I’ve discovered a lot of information about assistive technology in the news of late. Instead of writing individual posts about each item, I thought I’d do a more comprehensive AT round up. So, head ‘em up and move ‘em out, here we go!
Some of the more innovative uses of assistive technology are its applications at the Center for the Intrepid, the newly opened, state of the art rehab facility for severely burned and injured soldiers, located near San Antonio, Texas.
In what other setting might one find a firing range simulator as an application of assistive technology to aid in physical rehabilitation?
Although this isn’t exactly postsecondary DSS, these novel applications of AT are landmarks and are assisting a most worthy audience. These soldiers have sacrificed for our freedom and liberty, so let’s give them the best that we can for their recovery.
Voice of America has been a mainstay on the airwaves of many countries across the globe for several decades. I only knew of this pro-democracy radio network through reading about it in books and history class. I’ve never actually tuned my radio in to a VOA broadcast. However, in this modern internet age, one doesn’t need a radio to listen to VOA. They provide on-line webcasts and podcasts, including accessible transcripts of these shows.
NO, Access Ability has not been commandeered as a shill for the U.S. government.
My reason for writing about VOA is that they recently aired a broadcast on Assistive technology. This was actually the third in a four-part series on people with disabilities. The first part aired in January and was on education, while February’s was about employment. If you missed these prior broadcasts and want to check them out, VOA has them archived at voaspecialenglish.com.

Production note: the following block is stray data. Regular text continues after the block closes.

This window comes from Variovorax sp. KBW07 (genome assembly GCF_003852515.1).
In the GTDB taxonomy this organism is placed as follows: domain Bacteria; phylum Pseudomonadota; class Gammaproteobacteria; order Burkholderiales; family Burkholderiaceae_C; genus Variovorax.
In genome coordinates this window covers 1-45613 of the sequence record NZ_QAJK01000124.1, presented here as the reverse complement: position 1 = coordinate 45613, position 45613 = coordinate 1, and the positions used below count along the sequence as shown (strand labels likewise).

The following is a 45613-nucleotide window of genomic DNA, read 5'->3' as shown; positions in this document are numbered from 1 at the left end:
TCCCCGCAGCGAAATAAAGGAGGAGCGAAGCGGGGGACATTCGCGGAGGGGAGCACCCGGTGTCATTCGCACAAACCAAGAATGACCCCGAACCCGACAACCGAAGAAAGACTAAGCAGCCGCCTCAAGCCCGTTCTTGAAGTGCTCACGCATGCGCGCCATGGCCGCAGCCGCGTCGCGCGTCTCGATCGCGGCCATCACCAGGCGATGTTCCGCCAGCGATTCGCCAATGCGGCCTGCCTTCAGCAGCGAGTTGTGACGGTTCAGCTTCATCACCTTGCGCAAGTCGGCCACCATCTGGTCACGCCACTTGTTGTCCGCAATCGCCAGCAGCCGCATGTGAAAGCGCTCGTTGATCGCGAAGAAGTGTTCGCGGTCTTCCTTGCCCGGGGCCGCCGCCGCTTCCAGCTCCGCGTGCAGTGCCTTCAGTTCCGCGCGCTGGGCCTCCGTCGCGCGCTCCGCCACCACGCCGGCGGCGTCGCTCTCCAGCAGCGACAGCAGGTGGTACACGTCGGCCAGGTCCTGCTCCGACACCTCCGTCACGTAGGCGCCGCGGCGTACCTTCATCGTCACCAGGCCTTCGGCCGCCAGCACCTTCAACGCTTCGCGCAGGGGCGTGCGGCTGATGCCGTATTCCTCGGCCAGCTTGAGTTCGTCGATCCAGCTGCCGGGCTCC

If you don’t like the voice of America, then you might like to go to Japan where The sidewalks talk.
The Associated Press article linked above reports that Tokyo’s Ginza shopping district has embedded 1,200 computer chips, transmitting information to receivers in portable media players that shoppers carry around their necks. The Tokyo Ubiquitous Technology Project, one of several applications of this AT across Japan, sends information about the shops that the users are strolling near to the media devices that also feature a small video screen.
“In front of Mitsukoshi Department Store, a voice explained how a statue of a lion has long been the store's trademark. Cross the street to Nissan Motor Co.'s showroom, and the gadget automatically switched to a chip at the showroom. "Welcome to Nissan Ginza gallery," a woman who appears on the video screen says. By pushing buttons on the device, the user can see additional information, such as a map or a historical photo.”
The use of technology such as this presents itself as an accessible , guided tour for the user, even if they are visually impaired. It has been previously employed in a similar fashion at national blindness conferences by Talking Signs Inc., And is also akin to those already in place at some museums and national landmarks such as the Franklin D. Roosevelt monument in Washington DC.
The final piece of AT news that I want to share is about Dadnab - Transit at your fingertips. This is a melding of information technology that brings transit schedules to a user via text message. The assistive technology is brought about when it is information gathered by a blind user needing to know his/her bus or train route and has a cell phone with either the Talks or Mobile Speak screen readers.
This last application of AT was gained via Wayne’s blog, the personal blog of Wayne Merritt, a technology trainer at the Criss Cole Blind rehabilitation Center in Austin. Read Wayne’s post on Dadnab to fully understand and appreciate how this tech fusion can bring quick information access to a blind commuter relying on a city’s metro service for transportation.
That 'bout wraps up today's assistive technology roundup, pardner. I hope you enjoyed the ride.